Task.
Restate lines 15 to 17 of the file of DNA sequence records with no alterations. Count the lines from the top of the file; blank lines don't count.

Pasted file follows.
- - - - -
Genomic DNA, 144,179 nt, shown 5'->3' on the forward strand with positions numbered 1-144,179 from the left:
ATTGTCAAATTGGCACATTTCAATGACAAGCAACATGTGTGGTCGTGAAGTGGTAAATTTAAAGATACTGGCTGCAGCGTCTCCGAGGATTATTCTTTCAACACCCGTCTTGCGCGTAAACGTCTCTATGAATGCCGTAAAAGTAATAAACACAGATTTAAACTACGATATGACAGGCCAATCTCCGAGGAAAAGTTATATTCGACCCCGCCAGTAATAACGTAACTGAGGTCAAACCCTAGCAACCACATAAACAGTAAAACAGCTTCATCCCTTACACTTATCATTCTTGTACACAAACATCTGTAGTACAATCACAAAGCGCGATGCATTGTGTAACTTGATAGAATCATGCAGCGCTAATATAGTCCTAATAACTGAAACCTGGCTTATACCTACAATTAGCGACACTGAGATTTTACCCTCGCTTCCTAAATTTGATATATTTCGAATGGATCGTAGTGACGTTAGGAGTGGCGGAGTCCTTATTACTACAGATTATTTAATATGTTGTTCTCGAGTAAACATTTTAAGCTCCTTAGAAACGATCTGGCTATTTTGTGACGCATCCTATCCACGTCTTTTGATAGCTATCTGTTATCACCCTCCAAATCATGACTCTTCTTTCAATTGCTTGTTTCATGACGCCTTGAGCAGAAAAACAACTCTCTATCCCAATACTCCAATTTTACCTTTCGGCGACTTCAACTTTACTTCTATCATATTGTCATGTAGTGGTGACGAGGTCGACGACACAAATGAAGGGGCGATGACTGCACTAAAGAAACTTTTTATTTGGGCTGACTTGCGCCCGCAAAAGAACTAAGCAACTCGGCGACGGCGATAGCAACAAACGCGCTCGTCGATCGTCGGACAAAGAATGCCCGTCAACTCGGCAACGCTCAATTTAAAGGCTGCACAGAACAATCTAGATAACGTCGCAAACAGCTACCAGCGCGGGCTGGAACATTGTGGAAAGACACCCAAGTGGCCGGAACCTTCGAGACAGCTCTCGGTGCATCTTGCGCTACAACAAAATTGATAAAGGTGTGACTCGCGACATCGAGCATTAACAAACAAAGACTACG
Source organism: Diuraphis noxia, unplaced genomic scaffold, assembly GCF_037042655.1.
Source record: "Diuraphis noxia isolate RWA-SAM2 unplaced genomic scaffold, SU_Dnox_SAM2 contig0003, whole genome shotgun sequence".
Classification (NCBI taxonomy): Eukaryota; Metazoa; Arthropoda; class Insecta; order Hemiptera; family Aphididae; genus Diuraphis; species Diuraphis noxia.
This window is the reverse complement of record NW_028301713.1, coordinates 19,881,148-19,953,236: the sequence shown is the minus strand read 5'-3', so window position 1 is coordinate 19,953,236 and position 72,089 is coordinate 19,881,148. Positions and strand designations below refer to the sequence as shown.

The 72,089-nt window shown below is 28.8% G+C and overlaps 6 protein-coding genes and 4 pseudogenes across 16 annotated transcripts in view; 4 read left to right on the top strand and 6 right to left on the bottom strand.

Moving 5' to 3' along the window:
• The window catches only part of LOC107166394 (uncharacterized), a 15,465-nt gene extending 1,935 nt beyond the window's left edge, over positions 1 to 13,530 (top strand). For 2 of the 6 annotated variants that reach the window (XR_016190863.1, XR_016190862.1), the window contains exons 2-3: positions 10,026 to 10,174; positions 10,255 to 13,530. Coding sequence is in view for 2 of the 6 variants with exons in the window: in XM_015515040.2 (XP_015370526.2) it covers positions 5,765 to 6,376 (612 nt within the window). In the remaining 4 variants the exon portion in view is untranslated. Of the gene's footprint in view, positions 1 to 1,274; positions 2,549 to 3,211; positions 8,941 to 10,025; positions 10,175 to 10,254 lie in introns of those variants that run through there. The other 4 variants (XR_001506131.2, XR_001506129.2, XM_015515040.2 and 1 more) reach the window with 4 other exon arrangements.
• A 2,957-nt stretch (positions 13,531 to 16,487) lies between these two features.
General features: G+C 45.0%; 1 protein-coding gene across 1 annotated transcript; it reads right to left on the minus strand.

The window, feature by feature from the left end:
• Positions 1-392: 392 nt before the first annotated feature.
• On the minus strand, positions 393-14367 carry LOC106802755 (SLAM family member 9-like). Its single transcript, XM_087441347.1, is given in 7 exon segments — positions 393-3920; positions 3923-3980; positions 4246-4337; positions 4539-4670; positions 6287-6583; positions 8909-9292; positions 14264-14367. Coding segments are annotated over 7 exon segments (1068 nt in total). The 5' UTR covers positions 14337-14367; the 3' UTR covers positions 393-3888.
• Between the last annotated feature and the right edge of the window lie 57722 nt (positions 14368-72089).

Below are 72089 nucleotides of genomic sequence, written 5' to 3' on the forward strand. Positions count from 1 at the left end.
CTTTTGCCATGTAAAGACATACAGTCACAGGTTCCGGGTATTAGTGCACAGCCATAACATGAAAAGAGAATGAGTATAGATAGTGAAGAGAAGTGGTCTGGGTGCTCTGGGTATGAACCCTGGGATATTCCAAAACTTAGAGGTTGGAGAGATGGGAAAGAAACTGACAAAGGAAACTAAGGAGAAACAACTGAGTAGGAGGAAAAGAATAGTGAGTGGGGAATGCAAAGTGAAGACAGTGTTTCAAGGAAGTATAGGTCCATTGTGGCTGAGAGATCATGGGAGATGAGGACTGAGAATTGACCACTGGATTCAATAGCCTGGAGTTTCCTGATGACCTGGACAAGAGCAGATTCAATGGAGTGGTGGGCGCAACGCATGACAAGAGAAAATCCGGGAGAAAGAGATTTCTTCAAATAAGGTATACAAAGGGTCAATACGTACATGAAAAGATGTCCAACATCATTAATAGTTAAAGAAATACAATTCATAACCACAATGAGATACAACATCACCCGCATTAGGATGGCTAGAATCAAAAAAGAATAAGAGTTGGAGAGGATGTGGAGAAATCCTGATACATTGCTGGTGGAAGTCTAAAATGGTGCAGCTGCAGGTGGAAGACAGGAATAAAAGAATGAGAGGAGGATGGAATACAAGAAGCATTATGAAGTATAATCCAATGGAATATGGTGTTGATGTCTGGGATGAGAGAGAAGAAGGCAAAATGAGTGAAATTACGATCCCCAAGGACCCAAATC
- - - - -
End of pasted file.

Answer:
• Between the last annotated feature and the right edge of the window lie 57722 nt (positions 14368-72089).

Below are 72089 nucleotides of genomic sequence, written 5' to 3' on the forward strand. Positions count from 1 at the left end.
CTTTTGCCATGTAAAGACATACAGTCACAGGTTCCGGGTATTAGTGCACAGCCATAACATGAAAAGAGAATGAGTATAGATAGTGAAGAGAAGTGGTCTGGGTGCTCTGGGTATGAACCCTGGGATATTCCAAAACTTAGAGGTTGGAGAGATGGGAAAGAAACTGACAAAGGAAACTAAGGAGAAACAACTGAGTAGGAGGAAAAGAATAGTGAGTGGGGAATGCAAAGTGAAGACAGTGTTTCAAGGAAGTATAGGTCCATTGTGGCTGAGAGATCATGGGAGATGAGGACTGAGAATTGACCACTGGATTCAATAGCCTGGAGTTTCCTGATGACCTGGACAAGAGCAGATTCAATGGAGTGGTGGGCGCAACGCATGACAAGAGAAAATCCGGGAGAAAGAGATTTCTTCAAATAAGGTATACAAAGGGTCAATACGTACATGAAAAGATGTCCAACATCATTAATAGTTAAAGAAATACAATTCATAACCACAATGAGATACAACATCACCCGCATTAGGATGGCTAGAATCAAAAAAGAATAAGAGTTGGAGAGGATGTGGAGAAATCCTGATACATTGCTGGTGGAAGTCTAAAATGGTGCAGCTGCAGGTGGAAGACAGGAATAAAAGAATGAGAGGAGGATGGAATACAAGAAGCATTATGAAGTATAATCCAATGGAATATGGTGTTGATGTCTGGGATGAGAGAGAAGAAGGCAAAATGAGTGAAATTACGATCCCCAAGGACCCAAATC